Drone bomber: Drones being used to drop bombs in Iraq and Syria (Iraqi forces pictured)
Depraved Daesh has created an improvised explosive device (IED) which could even be launched by a rifle, according to an arms monitoring group.
ISIS has proved to be capable of creating primitive weapons on the battlefield, even making their own canons.
But they have also showed progression in their ranks with technology, especially after it was reported they were testing driverless cars.
Conflict Armament Research (CAR) said the militant group was "promoting the development of ‘own-brand' weapons" to provide its insurgents with otherwise unavailable armaments.
CAR said: “The (IED) can be thrown, launched from an improvised rifle attachment, or in its most recent phases of development, dropped from a commercial, off-the-shelf unmanned aerial vehicle (UAV) or drone.”
Iraqi forces have been using bomb dropping drones since at least March of this year.
Drone bombs being developed and used in Iraq and Syria – fears for technology in the west
The findings suggested ISIS was centrally managing the design and production of improvised weapons with the ability to test its systems on the field and refine them as well as use new technologies such as drones.
The report said the jihadi terror cult was using the battle for Mosul to field-test different types of ordnance, an important step in any weapons research and development programme.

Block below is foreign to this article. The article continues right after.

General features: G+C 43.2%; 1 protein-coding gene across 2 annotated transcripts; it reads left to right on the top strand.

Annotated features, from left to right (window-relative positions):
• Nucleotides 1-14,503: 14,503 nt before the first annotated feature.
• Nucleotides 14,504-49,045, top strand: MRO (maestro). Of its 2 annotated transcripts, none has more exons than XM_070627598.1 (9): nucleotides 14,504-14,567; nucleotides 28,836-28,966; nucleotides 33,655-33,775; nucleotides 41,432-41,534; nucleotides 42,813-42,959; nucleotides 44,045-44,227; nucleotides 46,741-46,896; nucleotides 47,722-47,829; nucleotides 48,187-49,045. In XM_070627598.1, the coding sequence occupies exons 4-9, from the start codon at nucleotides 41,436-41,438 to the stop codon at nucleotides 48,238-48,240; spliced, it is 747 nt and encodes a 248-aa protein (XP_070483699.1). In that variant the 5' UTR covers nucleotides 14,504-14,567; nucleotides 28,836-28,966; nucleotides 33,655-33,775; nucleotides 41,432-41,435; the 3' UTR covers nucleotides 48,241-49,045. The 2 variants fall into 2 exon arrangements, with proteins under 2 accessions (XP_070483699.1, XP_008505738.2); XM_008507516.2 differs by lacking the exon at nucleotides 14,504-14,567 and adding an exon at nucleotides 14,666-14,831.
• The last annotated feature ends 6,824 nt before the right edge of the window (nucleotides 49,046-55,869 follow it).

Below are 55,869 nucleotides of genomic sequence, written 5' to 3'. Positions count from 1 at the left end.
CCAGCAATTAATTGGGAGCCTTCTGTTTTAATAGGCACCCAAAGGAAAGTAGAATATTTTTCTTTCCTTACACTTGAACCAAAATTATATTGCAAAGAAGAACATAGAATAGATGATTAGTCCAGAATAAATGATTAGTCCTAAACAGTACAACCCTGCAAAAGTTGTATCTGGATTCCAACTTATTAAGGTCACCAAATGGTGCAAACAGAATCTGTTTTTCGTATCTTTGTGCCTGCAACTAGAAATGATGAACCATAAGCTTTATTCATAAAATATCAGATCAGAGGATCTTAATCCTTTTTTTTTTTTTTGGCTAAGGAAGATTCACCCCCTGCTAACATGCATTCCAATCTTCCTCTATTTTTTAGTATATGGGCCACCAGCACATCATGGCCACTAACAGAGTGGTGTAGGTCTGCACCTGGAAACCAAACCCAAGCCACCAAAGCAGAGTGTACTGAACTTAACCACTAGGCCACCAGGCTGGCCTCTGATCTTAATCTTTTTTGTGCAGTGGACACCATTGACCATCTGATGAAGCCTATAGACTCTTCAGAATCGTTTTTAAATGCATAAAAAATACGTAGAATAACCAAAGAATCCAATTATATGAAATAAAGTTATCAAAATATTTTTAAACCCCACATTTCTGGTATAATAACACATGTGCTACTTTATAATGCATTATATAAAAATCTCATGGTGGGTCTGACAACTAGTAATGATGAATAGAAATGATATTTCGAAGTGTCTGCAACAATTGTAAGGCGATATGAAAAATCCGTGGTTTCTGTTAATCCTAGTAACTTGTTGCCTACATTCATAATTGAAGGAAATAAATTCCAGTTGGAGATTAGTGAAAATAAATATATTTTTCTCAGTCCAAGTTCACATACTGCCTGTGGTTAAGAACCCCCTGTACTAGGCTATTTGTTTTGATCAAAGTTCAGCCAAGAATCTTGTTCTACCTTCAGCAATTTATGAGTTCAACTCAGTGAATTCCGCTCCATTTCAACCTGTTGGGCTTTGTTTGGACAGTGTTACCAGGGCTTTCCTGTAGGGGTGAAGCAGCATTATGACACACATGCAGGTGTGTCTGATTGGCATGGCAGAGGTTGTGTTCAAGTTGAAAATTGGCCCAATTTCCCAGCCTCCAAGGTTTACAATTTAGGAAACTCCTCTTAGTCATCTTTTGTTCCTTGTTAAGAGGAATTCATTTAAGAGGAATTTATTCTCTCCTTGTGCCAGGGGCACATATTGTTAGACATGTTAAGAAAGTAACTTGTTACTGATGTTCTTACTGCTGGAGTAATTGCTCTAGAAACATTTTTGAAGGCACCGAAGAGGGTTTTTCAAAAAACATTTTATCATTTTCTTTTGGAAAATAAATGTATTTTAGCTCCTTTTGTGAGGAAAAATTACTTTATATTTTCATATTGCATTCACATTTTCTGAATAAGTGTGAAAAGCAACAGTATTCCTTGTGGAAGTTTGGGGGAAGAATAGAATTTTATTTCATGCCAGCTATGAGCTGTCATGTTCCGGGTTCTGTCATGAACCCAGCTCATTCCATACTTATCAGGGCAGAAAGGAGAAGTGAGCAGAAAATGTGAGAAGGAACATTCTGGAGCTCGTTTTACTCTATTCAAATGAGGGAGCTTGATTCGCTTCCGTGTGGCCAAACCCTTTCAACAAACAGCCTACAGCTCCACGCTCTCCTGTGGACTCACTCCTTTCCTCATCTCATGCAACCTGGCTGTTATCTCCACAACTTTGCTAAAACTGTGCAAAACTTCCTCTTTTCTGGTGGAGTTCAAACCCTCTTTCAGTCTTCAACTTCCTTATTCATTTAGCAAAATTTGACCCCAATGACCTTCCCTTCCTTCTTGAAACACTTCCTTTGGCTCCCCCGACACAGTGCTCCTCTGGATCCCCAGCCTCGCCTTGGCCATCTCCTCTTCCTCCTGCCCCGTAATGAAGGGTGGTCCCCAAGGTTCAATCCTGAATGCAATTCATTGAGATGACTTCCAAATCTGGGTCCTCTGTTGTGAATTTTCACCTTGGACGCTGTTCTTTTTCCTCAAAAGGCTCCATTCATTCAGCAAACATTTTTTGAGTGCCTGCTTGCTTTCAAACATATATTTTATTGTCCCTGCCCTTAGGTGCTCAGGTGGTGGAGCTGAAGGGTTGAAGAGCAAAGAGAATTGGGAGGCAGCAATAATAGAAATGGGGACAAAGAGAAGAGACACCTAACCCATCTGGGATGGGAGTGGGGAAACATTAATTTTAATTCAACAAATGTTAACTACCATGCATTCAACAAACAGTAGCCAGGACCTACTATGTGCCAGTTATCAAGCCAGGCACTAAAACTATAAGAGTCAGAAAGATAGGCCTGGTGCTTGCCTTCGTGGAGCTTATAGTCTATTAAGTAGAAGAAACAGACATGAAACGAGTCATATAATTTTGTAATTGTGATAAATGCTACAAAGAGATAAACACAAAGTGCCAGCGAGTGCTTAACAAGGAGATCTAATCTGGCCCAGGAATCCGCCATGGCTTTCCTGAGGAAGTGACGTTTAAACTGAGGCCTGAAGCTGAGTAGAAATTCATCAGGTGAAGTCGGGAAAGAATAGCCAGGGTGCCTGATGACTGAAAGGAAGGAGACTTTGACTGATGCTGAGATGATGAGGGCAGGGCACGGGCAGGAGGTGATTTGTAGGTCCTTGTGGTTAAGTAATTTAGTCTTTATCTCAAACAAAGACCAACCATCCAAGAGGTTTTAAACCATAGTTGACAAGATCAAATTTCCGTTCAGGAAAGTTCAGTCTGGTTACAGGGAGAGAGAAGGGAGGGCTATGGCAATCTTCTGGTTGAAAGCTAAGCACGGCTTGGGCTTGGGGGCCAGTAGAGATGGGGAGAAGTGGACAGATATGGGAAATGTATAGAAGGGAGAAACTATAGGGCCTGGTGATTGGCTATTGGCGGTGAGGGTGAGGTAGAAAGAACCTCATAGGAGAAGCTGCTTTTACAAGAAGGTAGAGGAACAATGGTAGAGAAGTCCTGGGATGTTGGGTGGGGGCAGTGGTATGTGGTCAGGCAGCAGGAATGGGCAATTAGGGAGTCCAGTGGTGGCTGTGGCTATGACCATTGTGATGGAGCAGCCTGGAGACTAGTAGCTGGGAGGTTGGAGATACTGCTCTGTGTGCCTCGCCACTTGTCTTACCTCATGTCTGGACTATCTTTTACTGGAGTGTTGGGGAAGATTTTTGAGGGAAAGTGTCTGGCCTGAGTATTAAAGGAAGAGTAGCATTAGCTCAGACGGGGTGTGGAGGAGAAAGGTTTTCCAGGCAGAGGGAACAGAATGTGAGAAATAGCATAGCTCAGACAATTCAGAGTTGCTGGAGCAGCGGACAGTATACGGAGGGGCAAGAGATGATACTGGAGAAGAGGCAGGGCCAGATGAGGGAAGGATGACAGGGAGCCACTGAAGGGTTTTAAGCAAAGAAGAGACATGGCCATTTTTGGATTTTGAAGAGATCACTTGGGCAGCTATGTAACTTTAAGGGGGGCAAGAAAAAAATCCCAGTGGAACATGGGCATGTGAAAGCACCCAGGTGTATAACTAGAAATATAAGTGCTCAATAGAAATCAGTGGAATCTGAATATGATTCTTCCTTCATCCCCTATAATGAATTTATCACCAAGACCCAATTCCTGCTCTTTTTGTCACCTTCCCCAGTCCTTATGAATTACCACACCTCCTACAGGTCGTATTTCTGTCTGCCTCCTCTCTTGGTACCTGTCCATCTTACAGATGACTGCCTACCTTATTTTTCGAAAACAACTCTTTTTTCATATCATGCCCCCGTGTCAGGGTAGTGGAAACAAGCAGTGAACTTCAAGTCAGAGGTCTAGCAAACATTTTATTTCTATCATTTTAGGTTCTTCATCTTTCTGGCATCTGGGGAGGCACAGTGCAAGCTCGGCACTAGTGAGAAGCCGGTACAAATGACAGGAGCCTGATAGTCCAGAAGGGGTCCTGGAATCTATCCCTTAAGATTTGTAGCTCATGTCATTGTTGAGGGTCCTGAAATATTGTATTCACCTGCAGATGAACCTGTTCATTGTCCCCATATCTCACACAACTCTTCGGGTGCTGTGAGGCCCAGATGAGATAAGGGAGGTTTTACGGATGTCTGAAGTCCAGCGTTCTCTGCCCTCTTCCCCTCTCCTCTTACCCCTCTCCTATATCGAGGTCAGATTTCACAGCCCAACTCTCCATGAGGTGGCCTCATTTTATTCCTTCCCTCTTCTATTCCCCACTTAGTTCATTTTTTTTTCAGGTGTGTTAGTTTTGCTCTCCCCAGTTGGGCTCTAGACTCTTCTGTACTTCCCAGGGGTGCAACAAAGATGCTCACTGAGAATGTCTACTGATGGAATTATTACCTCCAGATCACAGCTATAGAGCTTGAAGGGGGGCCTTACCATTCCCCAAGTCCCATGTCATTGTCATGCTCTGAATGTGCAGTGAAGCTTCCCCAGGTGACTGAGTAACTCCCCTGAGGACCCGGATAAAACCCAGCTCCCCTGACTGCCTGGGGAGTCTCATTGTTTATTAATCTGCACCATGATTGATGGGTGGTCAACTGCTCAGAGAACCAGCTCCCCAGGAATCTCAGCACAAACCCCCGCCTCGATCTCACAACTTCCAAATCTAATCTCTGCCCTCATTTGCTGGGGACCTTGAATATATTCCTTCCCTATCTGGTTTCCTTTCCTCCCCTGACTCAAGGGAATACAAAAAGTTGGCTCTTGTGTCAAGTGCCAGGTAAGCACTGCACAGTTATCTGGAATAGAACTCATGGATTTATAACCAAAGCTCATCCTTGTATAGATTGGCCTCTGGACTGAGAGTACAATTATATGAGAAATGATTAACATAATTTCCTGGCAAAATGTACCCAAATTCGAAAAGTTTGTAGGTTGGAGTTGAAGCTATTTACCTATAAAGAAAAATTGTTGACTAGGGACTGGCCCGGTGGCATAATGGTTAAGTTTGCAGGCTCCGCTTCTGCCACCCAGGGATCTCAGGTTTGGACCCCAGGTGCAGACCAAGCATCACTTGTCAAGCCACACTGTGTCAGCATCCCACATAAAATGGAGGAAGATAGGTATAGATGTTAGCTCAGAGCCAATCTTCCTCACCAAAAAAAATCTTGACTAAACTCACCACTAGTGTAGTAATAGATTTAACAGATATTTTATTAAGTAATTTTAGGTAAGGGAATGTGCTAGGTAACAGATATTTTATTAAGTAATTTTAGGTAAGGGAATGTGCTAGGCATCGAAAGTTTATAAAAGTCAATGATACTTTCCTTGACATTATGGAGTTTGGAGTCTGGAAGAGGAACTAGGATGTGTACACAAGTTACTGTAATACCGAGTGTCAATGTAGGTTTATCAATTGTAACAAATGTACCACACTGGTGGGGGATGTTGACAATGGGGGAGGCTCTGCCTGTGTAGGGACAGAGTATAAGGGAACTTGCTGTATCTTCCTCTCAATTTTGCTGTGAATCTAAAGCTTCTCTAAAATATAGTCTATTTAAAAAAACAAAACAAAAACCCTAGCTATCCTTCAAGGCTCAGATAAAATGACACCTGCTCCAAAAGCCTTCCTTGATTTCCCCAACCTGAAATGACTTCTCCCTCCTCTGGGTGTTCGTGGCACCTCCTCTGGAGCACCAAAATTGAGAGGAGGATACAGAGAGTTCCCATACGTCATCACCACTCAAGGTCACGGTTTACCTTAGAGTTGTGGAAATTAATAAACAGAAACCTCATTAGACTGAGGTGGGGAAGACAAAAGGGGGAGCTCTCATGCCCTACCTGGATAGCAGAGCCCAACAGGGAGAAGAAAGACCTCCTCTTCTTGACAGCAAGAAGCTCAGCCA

It stated: ”Evidence of research and development by IS forces, compiled by CAR since 2014, suggests that such adaptations are likely to continue and will result in further UAV innovations in the near future, potentially for use in theatres other than Iraq."
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In Mosul, ISIS has been known to booby-trap houses and surround villages with tens of thousands of mines.
They have even been reported to fit bombs to puppies in Syria.
The CAR findings of the report were released following visits to Mosul in November, February and March.
ISIS in Raqqa – Killers developing home-made weapons to attack
Iraqi military and elite counter-terrorism forces launched a sweeping, US-backed offensive in October to retake the city, ISIS' last major urban stronghold in Iraq seized in a lightning offensive in 2014.
They have retaken most of Mosul, including its half east of the Tigris River, and surrounded the militants in its northwest quarter including the Old City, home to the Grand al-Nuri mosque where ISIS declared a "caliphate" over parts of Iraq and Syria.
CAR, which identifies and tracks arms and ammunition in war zones, reported in December that ISIS had been making weapons on a scale and sophistication matching national military forces and that it had standardised production across its realm.